Purpose: Hiccup is a functional core strengthening exercise, and a safe alternative to Sit Pretty.
NOTE: This video demonstrates the Intermediate, Advanced and Expert level progression together. So if you are following an Intermediate or Expert link from a CCC Program, and you find yourself here, you’re in the right place!
Equipment: Sitting Platform, 2 rubber bowls or other raised foot targets.
Targets: In the full version of this exercise (demonstrated at the end of the video), the dog is asked to use their core muscles to lift the forelimbs up onto an elevated platform, while simultaneously moving from a stand, into a square sit.
This movement requires a significant engagement and coordination through the epaxial muscles (back muscles), hypaxial muscles (muscles on the belly side of the spine, particularly the iliopsoas), and the abdominal muscles. This bracing action of the three main components of the “core” (along with the shoulder stabilizers, hip stabilizers and pelvic floor muscles) provides a functional option for core strengthening without the risk factors associated with “Sit Pretty”.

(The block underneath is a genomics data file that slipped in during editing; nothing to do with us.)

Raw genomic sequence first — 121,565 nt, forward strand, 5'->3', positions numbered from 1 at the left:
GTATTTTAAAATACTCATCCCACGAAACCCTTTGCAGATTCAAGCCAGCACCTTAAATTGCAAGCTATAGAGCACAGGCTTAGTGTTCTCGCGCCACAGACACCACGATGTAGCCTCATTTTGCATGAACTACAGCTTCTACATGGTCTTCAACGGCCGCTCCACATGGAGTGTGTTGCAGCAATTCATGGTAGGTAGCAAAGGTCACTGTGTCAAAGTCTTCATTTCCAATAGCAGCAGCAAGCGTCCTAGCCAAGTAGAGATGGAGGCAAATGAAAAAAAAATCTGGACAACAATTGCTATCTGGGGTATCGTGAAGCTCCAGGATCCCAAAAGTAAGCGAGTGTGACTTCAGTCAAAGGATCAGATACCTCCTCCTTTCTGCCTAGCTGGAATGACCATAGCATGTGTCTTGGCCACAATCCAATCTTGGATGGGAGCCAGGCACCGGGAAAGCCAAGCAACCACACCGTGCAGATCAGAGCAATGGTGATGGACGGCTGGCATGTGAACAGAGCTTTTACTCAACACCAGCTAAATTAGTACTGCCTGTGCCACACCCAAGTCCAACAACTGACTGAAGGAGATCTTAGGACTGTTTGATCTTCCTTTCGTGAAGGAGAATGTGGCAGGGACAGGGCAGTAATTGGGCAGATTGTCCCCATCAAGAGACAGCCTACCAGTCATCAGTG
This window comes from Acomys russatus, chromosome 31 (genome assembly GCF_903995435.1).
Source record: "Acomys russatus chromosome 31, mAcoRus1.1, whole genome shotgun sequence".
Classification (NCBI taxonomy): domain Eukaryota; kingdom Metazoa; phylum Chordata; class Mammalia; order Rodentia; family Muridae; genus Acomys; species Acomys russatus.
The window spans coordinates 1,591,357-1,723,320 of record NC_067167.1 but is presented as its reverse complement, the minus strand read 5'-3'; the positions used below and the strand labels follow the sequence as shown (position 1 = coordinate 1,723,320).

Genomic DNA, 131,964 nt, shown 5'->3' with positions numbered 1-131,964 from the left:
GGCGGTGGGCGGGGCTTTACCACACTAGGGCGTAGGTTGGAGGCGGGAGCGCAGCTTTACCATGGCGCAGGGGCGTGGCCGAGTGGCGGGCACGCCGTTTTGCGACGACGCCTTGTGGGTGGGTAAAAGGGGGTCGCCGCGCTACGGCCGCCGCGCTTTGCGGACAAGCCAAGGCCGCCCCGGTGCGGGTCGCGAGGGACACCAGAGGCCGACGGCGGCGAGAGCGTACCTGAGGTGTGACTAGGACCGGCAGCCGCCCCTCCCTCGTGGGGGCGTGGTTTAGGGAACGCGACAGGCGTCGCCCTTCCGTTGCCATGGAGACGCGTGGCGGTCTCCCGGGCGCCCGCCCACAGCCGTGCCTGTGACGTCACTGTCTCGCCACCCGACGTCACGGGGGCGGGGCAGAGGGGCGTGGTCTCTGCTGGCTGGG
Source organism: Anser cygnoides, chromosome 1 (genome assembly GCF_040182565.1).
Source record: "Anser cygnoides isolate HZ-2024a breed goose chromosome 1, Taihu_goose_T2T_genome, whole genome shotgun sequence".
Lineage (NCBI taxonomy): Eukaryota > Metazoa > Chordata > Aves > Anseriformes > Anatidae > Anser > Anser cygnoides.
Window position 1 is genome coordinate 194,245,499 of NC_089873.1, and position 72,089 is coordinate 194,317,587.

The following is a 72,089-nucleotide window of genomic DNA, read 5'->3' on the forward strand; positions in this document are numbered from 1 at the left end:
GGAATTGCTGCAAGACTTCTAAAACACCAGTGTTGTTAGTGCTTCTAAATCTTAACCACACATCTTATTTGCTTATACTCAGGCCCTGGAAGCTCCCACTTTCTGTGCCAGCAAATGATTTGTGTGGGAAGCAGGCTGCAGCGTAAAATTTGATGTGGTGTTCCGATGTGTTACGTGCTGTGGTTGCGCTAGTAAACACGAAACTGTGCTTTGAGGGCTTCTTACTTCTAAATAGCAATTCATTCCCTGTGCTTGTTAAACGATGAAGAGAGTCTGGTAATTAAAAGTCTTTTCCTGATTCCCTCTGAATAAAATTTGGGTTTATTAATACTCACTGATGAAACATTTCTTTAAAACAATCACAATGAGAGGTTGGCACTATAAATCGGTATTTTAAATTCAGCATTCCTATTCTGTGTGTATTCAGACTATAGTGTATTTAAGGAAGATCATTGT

Steps: This video breaks down “Hiccup” into component pieces.
- The Intermediate Butt Up Stand: Intermediate movement through the pelvic limbs.
- The Advanced more integrated movement where the rear and front limbs both move.
- The Expert level, fully integrated movement, fluently combining the two pieces into a single fluid movement.
This graphic shows the Intermediate variation or Butt Up Stand
This graphic shows the Advanced variation
Please complete both of these steps as outlined in your Program PDF before moving into the full Expert level variation.
Watchpoints: Maintaining proper alignment through the pelvic limbs is critical in this exercise.
- During the first variation, we’re looking for the rear feet to stay mostly still and the stifle to extend (the rear feet will move backward slightly during the transition to stand, and slightly forward during the transition to sit). Creating more of an upward movement than a big kick back. This precision promotes mobility through the hamstring, promoting hip flexion and minimizing lumbar flexion.
- In the second variation, the stifle/femur must stay in alignment without rotating internally or externally, and should be fluent/automatic before moving to the fully integrated exercise in variation three.
- Care should be taken to limit repetitions of the fully integrated Expert level variation in the beginning as this is a VERY taxing exercise, on muscles that have a tendency to be very weak/lacking endurance. 1 set of 5 reps every 3 days is a good starting point until tolerance is established.